1 and Iph2.21. The computer-readable medium of
determining the external quantum efficiency η based on Iph
1 and Iph2; determining R
_{0}A based on said four data points; and determining D* based on R
_{0}A and η of determining the external quantum efficiency η based on Iph1 and Iph2, further wherein Iph1 and Voc1 have been measured in an environment having a background photon flux and Iph2 and Voc2 have been measured in an environment having the background photon flux plus a known photon flux introduced by a light source. 22. The apparatus of
_{0}, the saturation current I_{0}, and the ideality factor n.23. The apparatus of
_{0}A of the photodiode and the specific detectivity D* of the photodiode, where R_{0 }is the dynamic impedance at zero bias and A is the junction area of the photodiode.24. The apparatus of
1 and Iph2.25. The apparatus of
means for determining the external quantum efficiency η based on Iph
1 and Iph2; means for determining R
_{0}A based on said four data points; and means for determining D* based on R
_{0}A and η. 26. The apparatus of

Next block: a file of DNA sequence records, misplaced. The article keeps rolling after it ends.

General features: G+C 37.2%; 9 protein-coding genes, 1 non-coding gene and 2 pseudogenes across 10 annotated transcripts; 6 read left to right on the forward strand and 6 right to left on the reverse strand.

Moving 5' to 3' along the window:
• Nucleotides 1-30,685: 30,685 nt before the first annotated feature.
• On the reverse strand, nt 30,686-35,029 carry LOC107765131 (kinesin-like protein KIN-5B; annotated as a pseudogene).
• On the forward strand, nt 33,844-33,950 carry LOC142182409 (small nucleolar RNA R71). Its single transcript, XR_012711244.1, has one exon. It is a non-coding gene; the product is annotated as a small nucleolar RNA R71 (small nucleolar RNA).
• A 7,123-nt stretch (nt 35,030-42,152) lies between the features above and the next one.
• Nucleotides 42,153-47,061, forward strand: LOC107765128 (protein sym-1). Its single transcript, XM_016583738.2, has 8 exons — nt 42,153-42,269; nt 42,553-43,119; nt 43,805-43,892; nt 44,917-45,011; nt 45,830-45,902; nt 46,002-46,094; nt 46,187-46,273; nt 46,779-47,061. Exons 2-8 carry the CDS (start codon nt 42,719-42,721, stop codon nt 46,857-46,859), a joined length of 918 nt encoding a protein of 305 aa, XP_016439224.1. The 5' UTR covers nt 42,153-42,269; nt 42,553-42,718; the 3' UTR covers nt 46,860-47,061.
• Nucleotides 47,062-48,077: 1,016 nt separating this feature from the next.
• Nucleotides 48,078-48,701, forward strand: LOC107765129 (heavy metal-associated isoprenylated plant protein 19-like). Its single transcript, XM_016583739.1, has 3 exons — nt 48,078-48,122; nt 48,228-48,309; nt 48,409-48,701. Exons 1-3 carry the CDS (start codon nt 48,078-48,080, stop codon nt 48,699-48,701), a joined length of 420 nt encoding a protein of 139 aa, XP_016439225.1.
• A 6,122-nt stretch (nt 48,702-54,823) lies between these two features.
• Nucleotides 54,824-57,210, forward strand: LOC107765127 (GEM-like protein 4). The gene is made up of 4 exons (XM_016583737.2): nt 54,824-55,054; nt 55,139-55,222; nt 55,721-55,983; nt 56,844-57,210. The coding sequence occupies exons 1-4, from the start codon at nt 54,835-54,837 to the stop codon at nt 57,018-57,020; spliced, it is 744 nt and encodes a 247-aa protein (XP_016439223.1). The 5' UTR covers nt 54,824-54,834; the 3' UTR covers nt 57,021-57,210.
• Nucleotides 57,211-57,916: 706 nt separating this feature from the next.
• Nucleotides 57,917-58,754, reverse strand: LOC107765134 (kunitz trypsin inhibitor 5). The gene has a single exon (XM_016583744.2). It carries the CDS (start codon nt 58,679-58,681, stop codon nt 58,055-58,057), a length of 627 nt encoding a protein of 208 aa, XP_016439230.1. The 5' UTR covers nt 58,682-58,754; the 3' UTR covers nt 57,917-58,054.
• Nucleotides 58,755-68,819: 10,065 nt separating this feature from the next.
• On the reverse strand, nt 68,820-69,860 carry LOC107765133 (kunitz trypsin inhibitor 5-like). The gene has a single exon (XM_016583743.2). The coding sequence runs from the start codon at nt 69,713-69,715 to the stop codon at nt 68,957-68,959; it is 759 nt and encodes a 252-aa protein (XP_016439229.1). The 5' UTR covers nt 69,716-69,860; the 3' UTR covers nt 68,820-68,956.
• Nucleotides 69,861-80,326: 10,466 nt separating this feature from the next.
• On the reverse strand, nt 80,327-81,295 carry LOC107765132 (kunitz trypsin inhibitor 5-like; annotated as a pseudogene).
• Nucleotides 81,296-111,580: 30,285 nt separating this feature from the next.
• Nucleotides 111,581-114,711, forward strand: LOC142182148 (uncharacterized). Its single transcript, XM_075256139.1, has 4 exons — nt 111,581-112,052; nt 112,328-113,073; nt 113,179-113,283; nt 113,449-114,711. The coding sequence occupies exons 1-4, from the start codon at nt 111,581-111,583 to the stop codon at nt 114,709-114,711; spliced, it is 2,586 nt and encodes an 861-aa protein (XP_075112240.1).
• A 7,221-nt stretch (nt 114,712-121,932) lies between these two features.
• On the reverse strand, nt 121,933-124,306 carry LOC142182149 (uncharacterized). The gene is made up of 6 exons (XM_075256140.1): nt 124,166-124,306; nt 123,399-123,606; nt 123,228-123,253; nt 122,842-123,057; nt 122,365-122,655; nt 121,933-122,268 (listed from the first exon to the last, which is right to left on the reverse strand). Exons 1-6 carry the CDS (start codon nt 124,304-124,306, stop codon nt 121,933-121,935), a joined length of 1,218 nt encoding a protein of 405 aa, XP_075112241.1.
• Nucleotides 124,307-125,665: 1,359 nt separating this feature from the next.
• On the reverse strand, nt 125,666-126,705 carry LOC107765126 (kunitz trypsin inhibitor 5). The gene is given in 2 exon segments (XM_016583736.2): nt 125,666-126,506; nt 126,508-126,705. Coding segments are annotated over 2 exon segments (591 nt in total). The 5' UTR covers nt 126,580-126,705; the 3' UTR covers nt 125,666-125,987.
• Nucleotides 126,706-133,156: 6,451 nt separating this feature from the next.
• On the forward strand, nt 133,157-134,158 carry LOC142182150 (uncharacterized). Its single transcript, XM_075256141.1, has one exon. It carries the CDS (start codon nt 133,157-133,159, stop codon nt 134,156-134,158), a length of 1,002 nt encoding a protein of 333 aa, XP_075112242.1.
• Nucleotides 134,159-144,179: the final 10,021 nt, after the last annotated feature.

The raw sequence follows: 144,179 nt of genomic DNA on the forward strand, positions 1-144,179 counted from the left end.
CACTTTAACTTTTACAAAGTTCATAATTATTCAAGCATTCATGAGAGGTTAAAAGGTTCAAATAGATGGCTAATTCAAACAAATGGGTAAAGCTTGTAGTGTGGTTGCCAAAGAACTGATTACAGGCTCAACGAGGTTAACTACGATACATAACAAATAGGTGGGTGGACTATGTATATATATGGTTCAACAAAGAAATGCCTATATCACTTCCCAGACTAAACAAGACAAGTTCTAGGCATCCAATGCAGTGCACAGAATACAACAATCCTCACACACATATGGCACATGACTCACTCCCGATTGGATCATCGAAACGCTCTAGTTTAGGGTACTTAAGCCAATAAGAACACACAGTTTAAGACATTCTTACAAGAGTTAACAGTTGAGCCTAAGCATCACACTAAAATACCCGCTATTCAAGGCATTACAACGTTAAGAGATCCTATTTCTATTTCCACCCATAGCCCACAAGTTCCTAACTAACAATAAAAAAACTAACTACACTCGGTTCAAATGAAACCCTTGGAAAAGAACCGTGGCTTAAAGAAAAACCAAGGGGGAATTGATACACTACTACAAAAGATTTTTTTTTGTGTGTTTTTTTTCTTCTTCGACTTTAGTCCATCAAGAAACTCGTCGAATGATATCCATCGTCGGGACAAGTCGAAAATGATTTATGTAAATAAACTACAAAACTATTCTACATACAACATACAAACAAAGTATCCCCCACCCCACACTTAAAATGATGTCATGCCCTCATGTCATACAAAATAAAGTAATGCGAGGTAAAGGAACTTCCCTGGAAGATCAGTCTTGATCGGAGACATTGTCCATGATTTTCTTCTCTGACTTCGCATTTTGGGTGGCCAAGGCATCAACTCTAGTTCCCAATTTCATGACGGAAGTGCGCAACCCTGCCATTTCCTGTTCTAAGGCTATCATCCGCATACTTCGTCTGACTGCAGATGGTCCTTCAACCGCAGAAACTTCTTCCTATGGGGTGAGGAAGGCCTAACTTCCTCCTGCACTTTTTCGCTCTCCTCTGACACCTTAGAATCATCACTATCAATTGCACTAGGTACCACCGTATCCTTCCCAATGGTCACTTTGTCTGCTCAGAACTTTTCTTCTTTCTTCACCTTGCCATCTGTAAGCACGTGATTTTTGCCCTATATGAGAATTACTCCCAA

1 and Voc1 have been measured in an environment having a background photon flux and Iph2 and Voc2 have been measured in an environment having the background photon flux plus a known photon flux introduced by a light source.27. A method for determining one or more photodiode performance parameters for a photodiode, the method comprising the step of determining at least one at least one photodiode performance parameter for the photodiode as a function of four data points Iph
1, Voc1, Iph2, and Voc2, where Iph1 is a first short-circuit current, and Voc1 is a first open-circuit voltage, for the photodiode under a first illumination condition, and Iph2 is a second short-circuit current, and Voc2 is a second open-circuit voltage, for the photodiode under a second illumination condition.28. The method of
_{0}, the saturation current I_{0}, and the ideality factor n.29. The method of
_{0}A of the photodiode and the specific detectivity D* of the photodiode, where R_{0 }is the dynamic impedance at zero bias and A is the junction area of the photodiode.30. The method of
1 and Iph2.31. The method of
determining the external quantum efficiency η based on Iph
1 and Iph2; determining R
_{0}A based on said four data points; and determining D* based on R
_{0}A and η. 32. The method of